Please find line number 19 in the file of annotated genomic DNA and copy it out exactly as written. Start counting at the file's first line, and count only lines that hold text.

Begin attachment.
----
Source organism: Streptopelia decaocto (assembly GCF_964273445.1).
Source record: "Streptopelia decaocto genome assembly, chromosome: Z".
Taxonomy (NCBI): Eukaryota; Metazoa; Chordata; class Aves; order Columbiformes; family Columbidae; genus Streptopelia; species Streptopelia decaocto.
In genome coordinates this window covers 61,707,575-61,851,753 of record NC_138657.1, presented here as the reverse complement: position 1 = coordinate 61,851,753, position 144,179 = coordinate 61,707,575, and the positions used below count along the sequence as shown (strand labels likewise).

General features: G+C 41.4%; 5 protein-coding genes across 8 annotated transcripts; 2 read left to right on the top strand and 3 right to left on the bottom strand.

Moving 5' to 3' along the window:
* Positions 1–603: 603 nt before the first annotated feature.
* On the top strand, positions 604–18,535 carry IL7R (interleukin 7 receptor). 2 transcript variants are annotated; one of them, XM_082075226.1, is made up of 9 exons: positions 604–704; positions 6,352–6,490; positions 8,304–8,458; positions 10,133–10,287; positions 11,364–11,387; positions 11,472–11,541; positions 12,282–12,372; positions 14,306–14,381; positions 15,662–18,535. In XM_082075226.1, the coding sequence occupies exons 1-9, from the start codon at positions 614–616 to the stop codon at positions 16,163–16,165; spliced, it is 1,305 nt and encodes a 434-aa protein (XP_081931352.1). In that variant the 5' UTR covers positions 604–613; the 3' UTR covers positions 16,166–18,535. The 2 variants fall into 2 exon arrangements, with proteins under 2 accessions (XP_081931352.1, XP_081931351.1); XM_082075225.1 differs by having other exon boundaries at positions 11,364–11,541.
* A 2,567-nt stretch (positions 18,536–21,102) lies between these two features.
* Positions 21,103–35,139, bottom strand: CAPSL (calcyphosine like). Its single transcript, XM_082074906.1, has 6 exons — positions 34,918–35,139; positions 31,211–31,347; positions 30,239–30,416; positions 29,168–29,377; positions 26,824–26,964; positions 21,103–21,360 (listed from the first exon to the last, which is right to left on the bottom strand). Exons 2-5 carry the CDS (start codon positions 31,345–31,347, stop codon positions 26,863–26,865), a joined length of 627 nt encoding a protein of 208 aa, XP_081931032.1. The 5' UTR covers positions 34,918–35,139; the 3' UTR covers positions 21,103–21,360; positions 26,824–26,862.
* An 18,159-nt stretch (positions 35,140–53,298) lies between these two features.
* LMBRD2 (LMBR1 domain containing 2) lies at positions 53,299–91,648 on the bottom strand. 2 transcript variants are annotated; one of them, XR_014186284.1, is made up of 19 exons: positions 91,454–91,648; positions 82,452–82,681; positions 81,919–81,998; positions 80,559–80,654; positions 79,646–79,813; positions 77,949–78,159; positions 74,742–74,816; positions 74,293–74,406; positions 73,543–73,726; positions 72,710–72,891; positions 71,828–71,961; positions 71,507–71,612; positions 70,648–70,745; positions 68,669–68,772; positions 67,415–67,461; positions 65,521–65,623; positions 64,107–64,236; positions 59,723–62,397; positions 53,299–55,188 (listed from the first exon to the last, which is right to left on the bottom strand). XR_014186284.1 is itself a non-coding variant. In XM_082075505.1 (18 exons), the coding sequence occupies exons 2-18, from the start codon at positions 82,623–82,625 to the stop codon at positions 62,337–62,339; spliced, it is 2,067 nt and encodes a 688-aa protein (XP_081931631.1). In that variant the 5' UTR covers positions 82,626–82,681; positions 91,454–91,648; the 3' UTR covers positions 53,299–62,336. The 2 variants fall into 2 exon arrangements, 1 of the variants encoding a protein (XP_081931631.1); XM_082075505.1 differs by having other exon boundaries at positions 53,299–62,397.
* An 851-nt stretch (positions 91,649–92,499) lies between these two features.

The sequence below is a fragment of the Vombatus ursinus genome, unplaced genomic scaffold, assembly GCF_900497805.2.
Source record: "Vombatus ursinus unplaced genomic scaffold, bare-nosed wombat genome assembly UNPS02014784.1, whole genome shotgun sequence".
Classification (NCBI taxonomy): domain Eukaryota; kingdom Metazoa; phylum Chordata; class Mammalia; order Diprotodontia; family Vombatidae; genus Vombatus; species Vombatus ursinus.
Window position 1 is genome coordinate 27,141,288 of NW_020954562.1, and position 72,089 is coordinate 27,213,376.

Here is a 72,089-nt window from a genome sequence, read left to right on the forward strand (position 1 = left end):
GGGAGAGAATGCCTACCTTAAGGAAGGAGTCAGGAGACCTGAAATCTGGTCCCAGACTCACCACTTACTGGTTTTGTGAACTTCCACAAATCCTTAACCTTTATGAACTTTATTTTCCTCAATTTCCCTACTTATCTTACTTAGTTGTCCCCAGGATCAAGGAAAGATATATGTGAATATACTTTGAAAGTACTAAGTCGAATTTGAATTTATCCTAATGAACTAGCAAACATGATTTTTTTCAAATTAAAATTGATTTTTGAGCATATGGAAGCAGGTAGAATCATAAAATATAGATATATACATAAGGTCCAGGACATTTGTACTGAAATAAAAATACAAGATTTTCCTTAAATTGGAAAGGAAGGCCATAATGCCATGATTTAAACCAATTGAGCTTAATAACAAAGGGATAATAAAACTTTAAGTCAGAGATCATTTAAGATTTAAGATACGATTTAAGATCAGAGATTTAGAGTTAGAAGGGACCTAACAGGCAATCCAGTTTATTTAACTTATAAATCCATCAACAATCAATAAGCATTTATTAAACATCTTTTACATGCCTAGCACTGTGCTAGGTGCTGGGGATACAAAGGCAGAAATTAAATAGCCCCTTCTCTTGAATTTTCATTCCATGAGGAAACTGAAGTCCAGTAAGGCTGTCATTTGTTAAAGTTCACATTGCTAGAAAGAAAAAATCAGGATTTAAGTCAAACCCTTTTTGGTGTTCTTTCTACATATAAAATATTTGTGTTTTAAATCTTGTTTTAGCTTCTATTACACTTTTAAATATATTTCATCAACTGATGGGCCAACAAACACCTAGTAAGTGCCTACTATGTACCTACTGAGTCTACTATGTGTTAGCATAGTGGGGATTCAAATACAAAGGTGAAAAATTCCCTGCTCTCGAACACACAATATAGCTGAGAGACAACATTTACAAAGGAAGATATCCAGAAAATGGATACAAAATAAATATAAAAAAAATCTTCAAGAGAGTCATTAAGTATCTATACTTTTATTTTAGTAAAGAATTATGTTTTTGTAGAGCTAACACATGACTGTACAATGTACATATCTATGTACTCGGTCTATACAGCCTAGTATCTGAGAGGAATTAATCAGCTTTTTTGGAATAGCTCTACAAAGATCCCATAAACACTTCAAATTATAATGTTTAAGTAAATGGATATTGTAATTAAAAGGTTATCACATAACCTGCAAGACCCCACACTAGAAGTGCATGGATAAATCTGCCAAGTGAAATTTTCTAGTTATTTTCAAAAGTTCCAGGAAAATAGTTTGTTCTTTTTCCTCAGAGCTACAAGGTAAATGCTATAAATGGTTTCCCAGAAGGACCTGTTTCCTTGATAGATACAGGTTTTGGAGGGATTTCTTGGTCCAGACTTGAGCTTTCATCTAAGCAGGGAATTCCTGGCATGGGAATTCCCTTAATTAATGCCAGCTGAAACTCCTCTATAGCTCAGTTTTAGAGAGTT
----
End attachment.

GGGAGAGAATGCCTACCTTAAGGAAGGAGTCAGGAGACCTGAAATCTGGTCCCAGACTCACCACTTACTGGTTTTGTGAACTTCCACAAATCCTTAACCTTTATGAACTTTATTTTCCTCAATTTCCCTACTTATCTTACTTAGTTGTCCCCAGGATCAAGGAAAGATATATGTGAATATACTTTGAAAGTACTAAGTCGAATTTGAATTTATCCTAATGAACTAGCAAACATGATTTTTTTCAAATTAAAATTGATTTTTGAGCATATGGAAGCAGGTAGAATCATAAAATATAGATATATACATAAGGTCCAGGACATTTGTACTGAAATAAAAATACAAGATTTTCCTTAAATTGGAAAGGAAGGCCATAATGCCATGATTTAAACCAATTGAGCTTAATAACAAAGGGATAATAAAACTTTAAGTCAGAGATCATTTAAGATTTAAGATACGATTTAAGATCAGAGATTTAGAGTTAGAAGGGACCTAACAGGCAATCCAGTTTATTTAACTTATAAATCCATCAACAATCAATAAGCATTTATTAAACATCTTTTACATGCCTAGCACTGTGCTAGGTGCTGGGGATACAAAGGCAGAAATTAAATAGCCCCTTCTCTTGAATTTTCATTCCATGAGGAAACTGAAGTCCAGTAAGGCTGTCATTTGTTAAAGTTCACATTGCTAGAAAGAAAAAATCAGGATTTAAGTCAAACCCTTTTTGGTGTTCTTTCTACATATAAAATATTTGTGTTTTAAATCTTGTTTTAGCTTCTATTACACTTTTAAATATATTTCATCAACTGATGGGCCAACAAACACCTAGTAAGTGCCTACTATGTACCTACTGAGTCTACTATGTGTTAGCATAGTGGGGATTCAAATACAAAGGTGAAAAATTCCCTGCTCTCGAACACACAATATAGCTGAGAGACAACATTTACAAAGGAAGATATCCAGAAAATGGATACAAAATAAATATAAAAAAAATCTTCAAGAGAGTCATTAAGTATCTATACTTTTATTTTAGTAAAGAATTATGTTTTTGTAGAGCTAACACATGACTGTACAATGTACATATCTATGTACTCGGTCTATACAGCCTAGTATCTGAGAGGAATTAATCAGCTTTTTTGGAATAGCTCTACAAAGATCCCATAAACACTTCAAATTATAATGTTTAAGTAAATGGATATTGTAATTAAAAGGTTATCACATAACCTGCAAGACCCCACACTAGAAGTGCATGGATAAATCTGCCAAGTGAAATTTTCTAGTTATTTTCAAAAGTTCCAGGAAAATAGTTTGTTCTTTTTCCTCAGAGCTACAAGGTAAATGCTATAAATGGTTTCCCAGAAGGACCTGTTTCCTTGATAGATACAGGTTTTGGAGGGATTTCTTGGTCCAGACTTGAGCTTTCATCTAAGCAGGGAATTCCTGGCATGGGAATTCCCTTAATTAATGCCAGCTGAAACTCCTCTATAGCTCAGTTTTAGAGAGTT